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Data Discovery in Privacy and Public Record Requests at FRMA

Trustpoint FRMA 2023 recap location

Recap of our Session at The Florida Records Management Association’s 2023 Conference

Organizations and government entities collect data all of types. With that comes challenges as these entities not only have a duty to safeguard the data they collect, but they need to comply with certain regulations and be held accountable to maintain public trust. The beginning point to compliance with these regulations is to understand what data you have, where it is located, and how the organization is using it. This is called Data Discovery.

Data Discovery in Privacy and Publics Record Requests was the subject for discussion, which was led by Trustpoint.One’s Matt Mahon and Jerry McIver at the Florida Records Management Association’s 2023 Conference, held in Daytona Beach, Florida.

We first began by discussing just what is Data Discovery and Data Mapping, and defined Data Discovery as:

The process of creating an index of the information contained within a data source(s) to support an information governance initiative, including records retention and disposition compliance; data mapping; data minimization; data classification; sensitive data identification; ROT remediation; eDiscovery readiness; and data request workflow optimization.

But what does that really mean? We discussed how Data Discovery is the fundamental first step to handling data subject access requests, compliance with data privacy regulations, and more efficient responses to public record requests. By going through and identifying each endpoint, personal and sensitive information, and classifying the information, entities will be in a better information governance stance to comply with data privacy regulations and respond to public record requests.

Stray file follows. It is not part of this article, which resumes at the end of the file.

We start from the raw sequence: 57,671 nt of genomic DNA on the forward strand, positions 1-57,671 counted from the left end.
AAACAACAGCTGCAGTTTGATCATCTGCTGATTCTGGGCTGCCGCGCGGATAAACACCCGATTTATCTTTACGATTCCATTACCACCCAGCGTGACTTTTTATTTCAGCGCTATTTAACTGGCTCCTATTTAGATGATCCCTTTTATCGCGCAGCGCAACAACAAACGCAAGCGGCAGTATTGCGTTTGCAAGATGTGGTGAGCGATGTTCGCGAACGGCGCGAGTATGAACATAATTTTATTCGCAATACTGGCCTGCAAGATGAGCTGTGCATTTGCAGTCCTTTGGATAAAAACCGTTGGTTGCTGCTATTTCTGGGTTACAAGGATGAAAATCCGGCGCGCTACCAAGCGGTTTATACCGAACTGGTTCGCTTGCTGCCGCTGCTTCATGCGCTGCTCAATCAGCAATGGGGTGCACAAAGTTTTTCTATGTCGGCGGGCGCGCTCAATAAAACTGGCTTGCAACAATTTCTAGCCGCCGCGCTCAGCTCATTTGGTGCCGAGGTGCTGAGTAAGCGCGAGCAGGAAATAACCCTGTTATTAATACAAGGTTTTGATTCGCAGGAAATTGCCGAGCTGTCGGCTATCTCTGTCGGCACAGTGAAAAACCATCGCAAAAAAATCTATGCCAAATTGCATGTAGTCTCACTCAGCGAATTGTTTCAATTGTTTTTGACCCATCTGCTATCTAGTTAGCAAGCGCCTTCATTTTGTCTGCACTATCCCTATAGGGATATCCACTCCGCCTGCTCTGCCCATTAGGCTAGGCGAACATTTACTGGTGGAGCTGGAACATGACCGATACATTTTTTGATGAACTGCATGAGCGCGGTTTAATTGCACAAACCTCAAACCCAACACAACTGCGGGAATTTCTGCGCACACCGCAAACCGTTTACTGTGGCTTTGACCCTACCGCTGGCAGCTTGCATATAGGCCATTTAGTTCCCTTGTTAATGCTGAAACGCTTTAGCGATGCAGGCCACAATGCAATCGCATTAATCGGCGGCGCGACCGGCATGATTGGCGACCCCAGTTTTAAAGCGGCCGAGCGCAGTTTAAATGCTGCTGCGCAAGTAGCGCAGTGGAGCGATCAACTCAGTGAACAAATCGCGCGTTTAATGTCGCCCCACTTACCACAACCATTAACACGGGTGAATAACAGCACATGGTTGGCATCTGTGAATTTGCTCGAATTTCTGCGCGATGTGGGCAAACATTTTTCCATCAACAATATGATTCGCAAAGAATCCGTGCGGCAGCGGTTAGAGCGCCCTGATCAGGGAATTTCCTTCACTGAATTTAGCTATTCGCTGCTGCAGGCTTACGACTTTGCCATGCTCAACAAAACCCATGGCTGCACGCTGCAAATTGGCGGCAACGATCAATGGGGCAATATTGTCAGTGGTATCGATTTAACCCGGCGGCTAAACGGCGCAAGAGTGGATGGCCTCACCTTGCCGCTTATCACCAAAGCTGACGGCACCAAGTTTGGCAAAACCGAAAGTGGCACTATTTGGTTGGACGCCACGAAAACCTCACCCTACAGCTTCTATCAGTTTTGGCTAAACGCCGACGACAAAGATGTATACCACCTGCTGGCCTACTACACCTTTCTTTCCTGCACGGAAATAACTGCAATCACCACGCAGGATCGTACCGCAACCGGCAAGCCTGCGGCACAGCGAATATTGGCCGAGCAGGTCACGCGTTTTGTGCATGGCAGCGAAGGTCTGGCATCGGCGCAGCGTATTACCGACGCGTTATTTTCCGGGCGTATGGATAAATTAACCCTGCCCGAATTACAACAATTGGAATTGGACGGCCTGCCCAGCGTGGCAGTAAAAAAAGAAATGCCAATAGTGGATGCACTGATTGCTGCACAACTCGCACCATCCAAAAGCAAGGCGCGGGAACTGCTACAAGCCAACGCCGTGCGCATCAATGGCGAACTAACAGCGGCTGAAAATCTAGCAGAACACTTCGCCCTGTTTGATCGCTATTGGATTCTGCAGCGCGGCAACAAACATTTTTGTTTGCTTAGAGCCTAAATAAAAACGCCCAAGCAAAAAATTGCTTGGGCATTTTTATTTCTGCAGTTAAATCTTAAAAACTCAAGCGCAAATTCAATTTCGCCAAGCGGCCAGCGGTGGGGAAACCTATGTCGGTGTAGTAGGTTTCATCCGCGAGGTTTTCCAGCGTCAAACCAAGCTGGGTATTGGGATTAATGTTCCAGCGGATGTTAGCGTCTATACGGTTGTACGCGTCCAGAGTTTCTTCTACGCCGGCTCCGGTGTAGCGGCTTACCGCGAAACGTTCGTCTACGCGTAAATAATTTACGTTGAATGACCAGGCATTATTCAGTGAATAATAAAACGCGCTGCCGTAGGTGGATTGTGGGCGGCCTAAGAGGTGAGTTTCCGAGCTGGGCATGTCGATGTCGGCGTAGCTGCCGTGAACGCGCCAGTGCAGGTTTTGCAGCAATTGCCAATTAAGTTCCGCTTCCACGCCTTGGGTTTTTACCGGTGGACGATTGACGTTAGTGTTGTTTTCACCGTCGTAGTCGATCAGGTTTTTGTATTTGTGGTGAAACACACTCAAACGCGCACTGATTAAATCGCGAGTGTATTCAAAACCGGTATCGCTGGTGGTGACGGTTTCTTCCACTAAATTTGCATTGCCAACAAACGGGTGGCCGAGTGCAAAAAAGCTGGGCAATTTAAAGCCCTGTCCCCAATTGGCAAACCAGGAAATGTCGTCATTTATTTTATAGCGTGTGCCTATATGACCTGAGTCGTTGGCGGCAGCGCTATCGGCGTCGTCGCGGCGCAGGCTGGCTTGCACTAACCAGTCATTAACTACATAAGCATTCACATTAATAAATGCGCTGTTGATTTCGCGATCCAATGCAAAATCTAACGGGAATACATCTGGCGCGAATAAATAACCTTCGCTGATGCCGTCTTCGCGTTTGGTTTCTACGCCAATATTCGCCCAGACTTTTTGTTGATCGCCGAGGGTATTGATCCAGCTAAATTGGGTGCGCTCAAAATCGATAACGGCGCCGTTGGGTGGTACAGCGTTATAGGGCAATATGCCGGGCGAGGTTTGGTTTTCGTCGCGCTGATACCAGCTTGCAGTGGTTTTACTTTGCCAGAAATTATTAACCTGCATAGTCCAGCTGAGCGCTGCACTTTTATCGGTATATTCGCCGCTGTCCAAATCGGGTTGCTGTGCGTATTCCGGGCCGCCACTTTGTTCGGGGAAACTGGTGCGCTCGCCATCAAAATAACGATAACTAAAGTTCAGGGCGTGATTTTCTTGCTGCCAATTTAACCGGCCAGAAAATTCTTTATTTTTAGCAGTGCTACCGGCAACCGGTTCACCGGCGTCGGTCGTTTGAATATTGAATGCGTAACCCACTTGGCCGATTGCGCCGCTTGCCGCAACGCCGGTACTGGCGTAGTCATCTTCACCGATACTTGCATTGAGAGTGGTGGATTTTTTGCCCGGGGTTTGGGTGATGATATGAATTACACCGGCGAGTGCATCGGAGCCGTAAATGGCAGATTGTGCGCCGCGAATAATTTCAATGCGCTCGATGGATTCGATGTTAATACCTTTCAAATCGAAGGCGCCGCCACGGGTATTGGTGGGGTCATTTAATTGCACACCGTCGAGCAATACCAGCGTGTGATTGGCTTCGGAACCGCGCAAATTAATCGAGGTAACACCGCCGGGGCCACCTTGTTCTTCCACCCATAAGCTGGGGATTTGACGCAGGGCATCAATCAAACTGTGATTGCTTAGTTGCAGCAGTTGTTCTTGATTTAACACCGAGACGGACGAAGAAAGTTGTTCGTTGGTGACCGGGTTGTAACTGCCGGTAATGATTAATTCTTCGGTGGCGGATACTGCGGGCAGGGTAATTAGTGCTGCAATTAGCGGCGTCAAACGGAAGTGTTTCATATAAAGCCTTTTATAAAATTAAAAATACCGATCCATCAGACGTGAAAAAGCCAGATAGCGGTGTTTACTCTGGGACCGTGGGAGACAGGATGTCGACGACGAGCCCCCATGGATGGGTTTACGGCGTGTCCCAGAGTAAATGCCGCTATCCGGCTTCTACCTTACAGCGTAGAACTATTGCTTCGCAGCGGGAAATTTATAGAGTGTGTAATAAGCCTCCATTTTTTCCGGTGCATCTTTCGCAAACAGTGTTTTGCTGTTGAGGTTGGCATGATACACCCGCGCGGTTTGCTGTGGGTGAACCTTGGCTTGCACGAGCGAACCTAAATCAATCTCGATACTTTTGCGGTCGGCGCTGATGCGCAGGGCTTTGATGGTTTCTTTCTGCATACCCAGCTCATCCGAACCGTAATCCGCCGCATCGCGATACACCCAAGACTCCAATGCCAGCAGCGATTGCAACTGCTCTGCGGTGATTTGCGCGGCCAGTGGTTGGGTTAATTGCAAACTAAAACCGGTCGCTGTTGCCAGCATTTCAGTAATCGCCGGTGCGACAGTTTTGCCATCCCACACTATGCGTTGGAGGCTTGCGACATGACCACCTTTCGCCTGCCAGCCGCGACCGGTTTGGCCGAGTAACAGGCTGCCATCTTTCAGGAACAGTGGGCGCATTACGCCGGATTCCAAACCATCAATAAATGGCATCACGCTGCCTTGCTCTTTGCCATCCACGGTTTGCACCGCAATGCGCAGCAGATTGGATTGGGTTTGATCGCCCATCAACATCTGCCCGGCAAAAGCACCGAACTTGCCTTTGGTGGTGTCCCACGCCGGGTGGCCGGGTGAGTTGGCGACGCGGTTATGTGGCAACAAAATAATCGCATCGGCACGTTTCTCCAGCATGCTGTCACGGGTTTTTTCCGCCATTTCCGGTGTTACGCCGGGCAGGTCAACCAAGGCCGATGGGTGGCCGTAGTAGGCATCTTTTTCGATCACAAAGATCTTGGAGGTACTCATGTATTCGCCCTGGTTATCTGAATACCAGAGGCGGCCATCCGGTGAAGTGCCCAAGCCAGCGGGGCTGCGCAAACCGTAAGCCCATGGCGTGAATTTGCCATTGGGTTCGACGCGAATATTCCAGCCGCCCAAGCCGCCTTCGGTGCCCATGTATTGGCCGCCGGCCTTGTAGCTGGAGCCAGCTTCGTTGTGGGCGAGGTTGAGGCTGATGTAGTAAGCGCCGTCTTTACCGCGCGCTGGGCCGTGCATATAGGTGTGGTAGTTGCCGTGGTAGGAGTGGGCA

Data Mapping is a colloquially used word that means a few things. It includes Data Inventory, Data Classification, and Data Map workflow. During our presentation, we went over these items in detail and why they matter to an entity. Knowing this information allows organizations to understand not only what information they have and where it’s located, but also allows them to start answering the question of why they are collecting, storing, and processing certain information.

After discussing Data Mapping, we moved on to discuss the efficiencies gained by performing a Data Mapping exercise along with Data Discovery. Not only does Data Discovery and Data Mapping help with compliance and public record requests, but entities could see reduced spend, easier decision making, a better data governance stance, updates to IT infrastructure, and reduction in eDiscovery costs, if that is incurred in the future. One of the most important efficiencies gained is the realization to implement a firm Data Minimization stance. This information governance principle is becoming increasingly important, as it allows for less data to be collected, as organizations and government entities should only collect information that is needed. Once the information is no longer needed, it needs to be properly disposed of subject to a defensible retention policy. Less data = less you have to respond to.